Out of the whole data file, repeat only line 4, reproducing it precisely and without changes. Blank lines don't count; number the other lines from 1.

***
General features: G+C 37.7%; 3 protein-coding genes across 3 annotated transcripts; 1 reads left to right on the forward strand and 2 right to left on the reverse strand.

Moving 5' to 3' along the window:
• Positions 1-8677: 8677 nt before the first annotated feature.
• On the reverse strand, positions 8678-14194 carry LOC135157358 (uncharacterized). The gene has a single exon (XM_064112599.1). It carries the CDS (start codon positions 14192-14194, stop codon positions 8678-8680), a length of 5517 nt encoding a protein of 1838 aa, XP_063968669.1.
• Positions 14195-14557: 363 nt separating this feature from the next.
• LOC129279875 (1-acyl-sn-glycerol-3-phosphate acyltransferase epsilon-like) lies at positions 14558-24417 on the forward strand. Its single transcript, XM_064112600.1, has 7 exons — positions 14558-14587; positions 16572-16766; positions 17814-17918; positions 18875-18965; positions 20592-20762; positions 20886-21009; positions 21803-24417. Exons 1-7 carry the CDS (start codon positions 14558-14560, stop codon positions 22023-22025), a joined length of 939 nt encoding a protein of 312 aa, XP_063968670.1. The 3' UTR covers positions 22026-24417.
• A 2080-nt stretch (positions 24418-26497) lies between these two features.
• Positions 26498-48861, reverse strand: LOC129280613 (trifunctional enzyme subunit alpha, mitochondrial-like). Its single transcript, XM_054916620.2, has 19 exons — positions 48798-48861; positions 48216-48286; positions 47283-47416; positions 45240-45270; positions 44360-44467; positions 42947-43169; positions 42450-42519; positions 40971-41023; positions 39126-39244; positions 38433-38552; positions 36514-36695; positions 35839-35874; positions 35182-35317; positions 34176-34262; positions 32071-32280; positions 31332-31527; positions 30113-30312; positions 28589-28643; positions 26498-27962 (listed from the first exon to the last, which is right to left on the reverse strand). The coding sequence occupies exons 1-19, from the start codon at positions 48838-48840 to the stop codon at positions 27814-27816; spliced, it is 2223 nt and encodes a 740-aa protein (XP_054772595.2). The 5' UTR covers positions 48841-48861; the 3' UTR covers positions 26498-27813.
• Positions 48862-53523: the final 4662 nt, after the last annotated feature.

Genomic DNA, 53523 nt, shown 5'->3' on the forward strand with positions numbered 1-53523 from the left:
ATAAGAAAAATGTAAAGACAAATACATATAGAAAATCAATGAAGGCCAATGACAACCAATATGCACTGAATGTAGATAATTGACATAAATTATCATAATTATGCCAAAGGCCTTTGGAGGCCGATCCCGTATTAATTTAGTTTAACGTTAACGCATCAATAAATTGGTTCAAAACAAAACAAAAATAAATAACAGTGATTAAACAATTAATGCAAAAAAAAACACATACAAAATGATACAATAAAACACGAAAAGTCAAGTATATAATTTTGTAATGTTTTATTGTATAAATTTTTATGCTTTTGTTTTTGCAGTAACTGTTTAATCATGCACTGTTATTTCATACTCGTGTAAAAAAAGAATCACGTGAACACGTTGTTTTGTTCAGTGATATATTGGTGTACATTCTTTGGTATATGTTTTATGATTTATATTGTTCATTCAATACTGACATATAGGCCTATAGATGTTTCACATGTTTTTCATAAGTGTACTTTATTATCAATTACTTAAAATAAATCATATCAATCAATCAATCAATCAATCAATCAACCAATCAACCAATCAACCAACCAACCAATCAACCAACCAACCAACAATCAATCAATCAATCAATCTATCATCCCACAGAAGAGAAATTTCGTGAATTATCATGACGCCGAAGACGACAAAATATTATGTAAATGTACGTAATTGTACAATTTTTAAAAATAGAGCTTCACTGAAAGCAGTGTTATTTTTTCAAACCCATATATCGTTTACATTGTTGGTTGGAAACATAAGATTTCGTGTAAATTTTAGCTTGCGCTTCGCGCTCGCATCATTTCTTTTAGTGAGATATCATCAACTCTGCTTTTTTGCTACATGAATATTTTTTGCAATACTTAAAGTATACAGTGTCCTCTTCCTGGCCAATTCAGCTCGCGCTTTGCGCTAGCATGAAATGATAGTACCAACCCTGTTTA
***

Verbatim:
• On the reverse strand, positions 8678-14194 carry LOC135157358 (uncharacterized). The gene has a single exon (XM_064112599.1). It carries the CDS (start codon positions 14192-14194, stop codon positions 8678-8680), a length of 5517 nt encoding a protein of 1838 aa, XP_063968669.1.